Frailty in Heart Failure: A Coalesce of International Guidelines
Mariam Hassan1*, Samer Ellahham2,3 and Hanan Sheikh Ibrahim3
1Gulf Medical University, Ajman, United Arabic Emirates
2Cleveland Clinic Foundation, Ohio, United States of America
3Cleveland Clinic Abu Dhabi and Cleveland Clinic Foundation, Abu Dhabi, United Arabic Emirates
Journal of Clinical & Experimental Cardiology
An ever-growing elderly population is likely accompanied by increased rates of preeminent comorbidities - particularly cardiovascular disease which seems to be taking precedence over all other age-associated, end-organ disorders. Heart failure (HF) is a leading cause of morbidity and mortality. It has become a public health problem for global citizens, caregivers as well as economies that must bear its financial burden. The repercussions of HF, however, are not solely attributed to a dysfunctional bodily system, but also to a decline in physiologic reserve that denotes frailty. Although physicians may recognize a frail picture from a clinical standpoint, frailty regrettably remains equivocal. We have yet to formulate a universally agreed-upon definition, meaning that the most appropriate frailty screening and assessment tools cannot be designated. Nevertheless, the present review aims to summarize the latest international guidelines on HF management while encouraging liberal use of frailty measures for the purpose of risk stratification, signifying prognosis and potentially influencing the management of HF altogether.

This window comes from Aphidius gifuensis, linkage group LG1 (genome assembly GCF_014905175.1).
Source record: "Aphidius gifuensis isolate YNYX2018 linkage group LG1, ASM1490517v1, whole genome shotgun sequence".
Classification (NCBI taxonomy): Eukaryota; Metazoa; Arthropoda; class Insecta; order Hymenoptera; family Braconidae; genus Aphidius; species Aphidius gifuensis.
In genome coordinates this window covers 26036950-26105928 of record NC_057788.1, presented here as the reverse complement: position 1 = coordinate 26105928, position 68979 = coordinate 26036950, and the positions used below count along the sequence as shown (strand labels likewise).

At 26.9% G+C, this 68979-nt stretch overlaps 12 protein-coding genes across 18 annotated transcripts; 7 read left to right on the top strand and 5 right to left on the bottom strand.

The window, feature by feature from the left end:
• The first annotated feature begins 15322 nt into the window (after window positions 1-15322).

Cardiovascular disease; Elderly; Frailty; Guidelines; Heart failure
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© 2019 Hassan M, et al. This is an open-access article distributed under the terms of the Creative Commons Attribution License, which permits unrestricted use, distribution, and reproduction in any medium, provided the original author and source are credited.